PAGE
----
Abstract

The current study explored whether earned entitlement modulated the perception of fairness in three experiments. A preliminary resource earning task was added before players decided how to allocate the resource they jointly earned. Participants' decision in allocation, their responses to equal or unequal offers, whether advantageous or disadvantageous, and subjective ratings of fairness were all assessed in the current study. Behavioral results revealed that participants proposed more generous offers and showed enhanced tolerance to disadvantageous unequal offers from others when they performed worse than their presumed "partners," while the reverse was true in the better-performance condition. The subjective ratings also indicated the effect of earned entitlement, such that worse performance was associated with higher perceived feelings of fairness for disadvantageous unequal offers, while better performance was associated with higher feelings of fairness for advantageous unequal offers. Equal offers were considered "fair" only when earned entitlement was even between two parties. In sum, the perception of fairness is modulated by an integration of egalitarian motivation and entitlement. In addition to justice principles, participants were also motivated by self-interest, such that participants placed more weight on entitlement in the better-performance condition than in the worse-performance condition. These results imply that earned entitlement is evaluated in a self-serving way.

Document Type

Article

Publication Date

9-9-2013

Notes/Citation Information

Published in PLOS One, v. 8, issue. 9, e73106.

© 2013 Feng et al. This is an open-access article distributed under the terms of the Creative Commons Attribution License, which permits unrestricted use, distribution, and reproduction in any medium, provided the original author and source are credited.

Digital Object Identifier (DOI)

http://dx.doi.org/10.1371/journal.pone.0073106

Figure_S1.tif (294 kB)
An exemplar of stimuli presentation in the number estimation task. One hundred red dots were presented on the screen, which was divided into equal left and right halves by a black line. In each trial, the number of red dots between the left and right sides always differed (i.e., varied between 40 and 60).

Figure_S2.tif (476 kB)
Event sequence in an example trial when participants played the role of proposer in Experiments 1 and 2. ITI: inter-trial interval.

Figure_S3.tif (578 kB)
Event sequence in an example trial when participants played the role of responder in Experiments 1 and 2. ITI: inter-trial interval.

Figure_S4.tif (390 kB)
The proposal presentation in Experiment 1 when participants played the proposer role. There were ten potential offers for participants to choose -90:10, 80:20, 70:30, 60:40, 50:50, 40:60, 30:70, 20:80, and 10:90. Participants were instructed to propose offers by pressing the corresponding button.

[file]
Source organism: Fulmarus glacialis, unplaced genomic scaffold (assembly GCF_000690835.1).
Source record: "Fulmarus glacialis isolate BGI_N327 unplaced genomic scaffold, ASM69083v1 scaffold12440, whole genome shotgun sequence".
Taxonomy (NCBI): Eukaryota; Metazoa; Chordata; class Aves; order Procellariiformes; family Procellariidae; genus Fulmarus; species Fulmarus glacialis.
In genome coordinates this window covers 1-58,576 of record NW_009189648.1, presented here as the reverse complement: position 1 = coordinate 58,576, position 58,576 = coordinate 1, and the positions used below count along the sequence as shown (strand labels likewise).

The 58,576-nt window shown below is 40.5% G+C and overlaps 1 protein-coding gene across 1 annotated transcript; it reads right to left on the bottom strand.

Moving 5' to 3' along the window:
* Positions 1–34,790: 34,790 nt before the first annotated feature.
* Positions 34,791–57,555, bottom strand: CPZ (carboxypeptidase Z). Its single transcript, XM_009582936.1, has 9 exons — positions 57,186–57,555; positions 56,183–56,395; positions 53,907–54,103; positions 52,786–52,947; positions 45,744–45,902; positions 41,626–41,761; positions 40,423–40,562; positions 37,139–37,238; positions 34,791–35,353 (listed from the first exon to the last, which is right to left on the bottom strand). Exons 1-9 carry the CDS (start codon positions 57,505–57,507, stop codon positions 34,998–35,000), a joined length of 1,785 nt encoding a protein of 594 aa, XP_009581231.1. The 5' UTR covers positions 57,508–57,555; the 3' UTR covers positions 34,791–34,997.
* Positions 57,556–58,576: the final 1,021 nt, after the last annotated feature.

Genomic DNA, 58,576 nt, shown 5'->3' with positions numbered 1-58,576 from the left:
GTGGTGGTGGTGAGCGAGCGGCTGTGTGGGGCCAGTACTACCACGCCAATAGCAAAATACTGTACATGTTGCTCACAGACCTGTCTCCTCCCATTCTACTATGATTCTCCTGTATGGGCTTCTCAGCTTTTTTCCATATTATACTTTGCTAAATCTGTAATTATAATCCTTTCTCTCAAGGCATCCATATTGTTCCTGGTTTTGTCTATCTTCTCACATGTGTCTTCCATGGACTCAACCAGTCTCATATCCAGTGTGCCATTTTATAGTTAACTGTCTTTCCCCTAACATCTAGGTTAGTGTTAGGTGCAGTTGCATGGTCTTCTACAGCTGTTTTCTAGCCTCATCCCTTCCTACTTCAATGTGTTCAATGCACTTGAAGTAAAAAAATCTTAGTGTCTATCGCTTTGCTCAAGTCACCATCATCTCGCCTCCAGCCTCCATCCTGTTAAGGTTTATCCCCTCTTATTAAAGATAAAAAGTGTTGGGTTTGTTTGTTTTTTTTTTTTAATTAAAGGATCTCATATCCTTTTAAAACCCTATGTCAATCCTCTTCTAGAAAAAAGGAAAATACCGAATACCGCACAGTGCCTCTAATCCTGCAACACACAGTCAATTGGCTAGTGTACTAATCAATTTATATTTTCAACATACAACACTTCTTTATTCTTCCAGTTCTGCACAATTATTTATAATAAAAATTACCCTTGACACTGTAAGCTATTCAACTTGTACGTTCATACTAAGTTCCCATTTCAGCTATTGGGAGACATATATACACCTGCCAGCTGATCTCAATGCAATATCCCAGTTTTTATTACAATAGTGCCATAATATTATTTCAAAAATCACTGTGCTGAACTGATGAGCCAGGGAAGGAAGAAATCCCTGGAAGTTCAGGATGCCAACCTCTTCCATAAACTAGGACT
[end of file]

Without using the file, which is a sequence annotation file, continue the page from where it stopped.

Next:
Figure_S5.tif (229 kB)
The proposal used in Experiment 2 when participants played the proposer role. There were five potential offers for participants to choose -90:10, 70:30, 50:50, 30:70, and 10:90.

Figure_S6.tif (268 kB)
The average RT and ACC in the number estimation task in Experiment 1 when the participants played the role of proposer (error bars indicate 1 SE).

Figure_S7.tif (317 kB)
The average RT and ACC in the number estimation task in Experiment 1 when the participants played the role of responder (error bars indicate 1 SE).

Figure_S8.tif (121 kB)
The average RT and ACC in the number estimation task in Experiment 2 when the participants played the role of proposer (error bars indicate 1 SE).

Figure_S9.tif (147 kB)
The average RT and ACC in the number estimation task in Experiment 2 when the participants played the role of responder (error bars show 1 SE).

Figure_S10.tif (252 kB)
The RT and ACC in the number estimation task in Experiment 3 (error bars show 1 SE).

Table_S1.doc (36 kB)
The mean (with SD) MUs that participants allocated to themselves when playing the role of proposer.

Table_S2.doc (38 kB)
The mean (with SD) acceptance rate (%) in response to each kind of offer in different performance conditions.

Table_S3.doc (35 kB)
The mean (with SD) MUs that participants allocated to themselves when playing the role of proposer.

Table_S4.doc (37 kB)
The mean (with SD) acceptance rate (%) in response to each kind of offer in different performance conditions.

Table_S5.doc (36 kB)
The mean (with SD) MUs that participants allocated to themselves when playing the role of proposer.

Table_S6.doc (37 kB)
The mean (with SD) acceptance rate (%) in response to each kind of offer in different performance conditions.

Text_S1.doc (46 kB)
The instructions in Experiment 3.

Text_S2.doc (83 kB)
Participants’ performance in the number estimation task.

Text_S3.doc (44 kB)
Statistical analysis on accept rates of each offer in Experiment 3.